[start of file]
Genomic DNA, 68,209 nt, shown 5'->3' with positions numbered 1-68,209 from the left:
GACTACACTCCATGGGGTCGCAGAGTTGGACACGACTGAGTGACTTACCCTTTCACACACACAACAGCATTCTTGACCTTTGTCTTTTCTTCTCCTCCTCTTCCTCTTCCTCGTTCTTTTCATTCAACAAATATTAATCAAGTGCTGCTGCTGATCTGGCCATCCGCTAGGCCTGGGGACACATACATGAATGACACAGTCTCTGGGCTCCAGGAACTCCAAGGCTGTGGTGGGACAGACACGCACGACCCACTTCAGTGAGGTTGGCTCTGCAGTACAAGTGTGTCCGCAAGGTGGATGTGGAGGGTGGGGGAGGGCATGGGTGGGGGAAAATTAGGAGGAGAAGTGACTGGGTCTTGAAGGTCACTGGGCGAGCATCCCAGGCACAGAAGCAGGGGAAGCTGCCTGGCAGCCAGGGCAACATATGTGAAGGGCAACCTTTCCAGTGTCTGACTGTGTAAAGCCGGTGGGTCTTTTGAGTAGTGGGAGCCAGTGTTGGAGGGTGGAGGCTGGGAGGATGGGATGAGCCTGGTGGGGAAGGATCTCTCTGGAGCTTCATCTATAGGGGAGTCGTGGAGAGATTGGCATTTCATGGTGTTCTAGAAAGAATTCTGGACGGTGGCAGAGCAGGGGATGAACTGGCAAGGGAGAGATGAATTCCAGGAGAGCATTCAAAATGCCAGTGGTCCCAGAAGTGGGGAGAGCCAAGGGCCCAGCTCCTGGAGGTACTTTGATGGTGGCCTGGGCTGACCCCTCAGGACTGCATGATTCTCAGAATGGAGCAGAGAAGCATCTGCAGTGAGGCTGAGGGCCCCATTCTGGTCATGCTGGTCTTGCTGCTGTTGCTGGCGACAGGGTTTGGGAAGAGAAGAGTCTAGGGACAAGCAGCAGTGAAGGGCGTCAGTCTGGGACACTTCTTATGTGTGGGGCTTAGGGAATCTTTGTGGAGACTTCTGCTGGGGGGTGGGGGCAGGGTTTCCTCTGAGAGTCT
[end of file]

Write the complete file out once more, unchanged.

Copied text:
Genomic DNA, 68,209 nt, shown 5'->3' with positions numbered 1-68,209 from the left:
GACTACACTCCATGGGGTCGCAGAGTTGGACACGACTGAGTGACTTACCCTTTCACACACACAACAGCATTCTTGACCTTTGTCTTTTCTTCTCCTCCTCTTCCTCTTCCTCGTTCTTTTCATTCAACAAATATTAATCAAGTGCTGCTGCTGATCTGGCCATCCGCTAGGCCTGGGGACACATACATGAATGACACAGTCTCTGGGCTCCAGGAACTCCAAGGCTGTGGTGGGACAGACACGCACGACCCACTTCAGTGAGGTTGGCTCTGCAGTACAAGTGTGTCCGCAAGGTGGATGTGGAGGGTGGGGGAGGGCATGGGTGGGGGAAAATTAGGAGGAGAAGTGACTGGGTCTTGAAGGTCACTGGGCGAGCATCCCAGGCACAGAAGCAGGGGAAGCTGCCTGGCAGCCAGGGCAACATATGTGAAGGGCAACCTTTCCAGTGTCTGACTGTGTAAAGCCGGTGGGTCTTTTGAGTAGTGGGAGCCAGTGTTGGAGGGTGGAGGCTGGGAGGATGGGATGAGCCTGGTGGGGAAGGATCTCTCTGGAGCTTCATCTATAGGGGAGTCGTGGAGAGATTGGCATTTCATGGTGTTCTAGAAAGAATTCTGGACGGTGGCAGAGCAGGGGATGAACTGGCAAGGGAGAGATGAATTCCAGGAGAGCATTCAAAATGCCAGTGGTCCCAGAAGTGGGGAGAGCCAAGGGCCCAGCTCCTGGAGGTACTTTGATGGTGGCCTGGGCTGACCCCTCAGGACTGCATGATTCTCAGAATGGAGCAGAGAAGCATCTGCAGTGAGGCTGAGGGCCCCATTCTGGTCATGCTGGTCTTGCTGCTGTTGCTGGCGACAGGGTTTGGGAAGAGAAGAGTCTAGGGACAAGCAGCAGTGAAGGGCGTCAGTCTGGGACACTTCTTATGTGTGGGGCTTAGGGAATCTTTGTGGAGACTTCTGCTGGGGGGTGGGGGCAGGGTTTCCTCTGAGAGTCT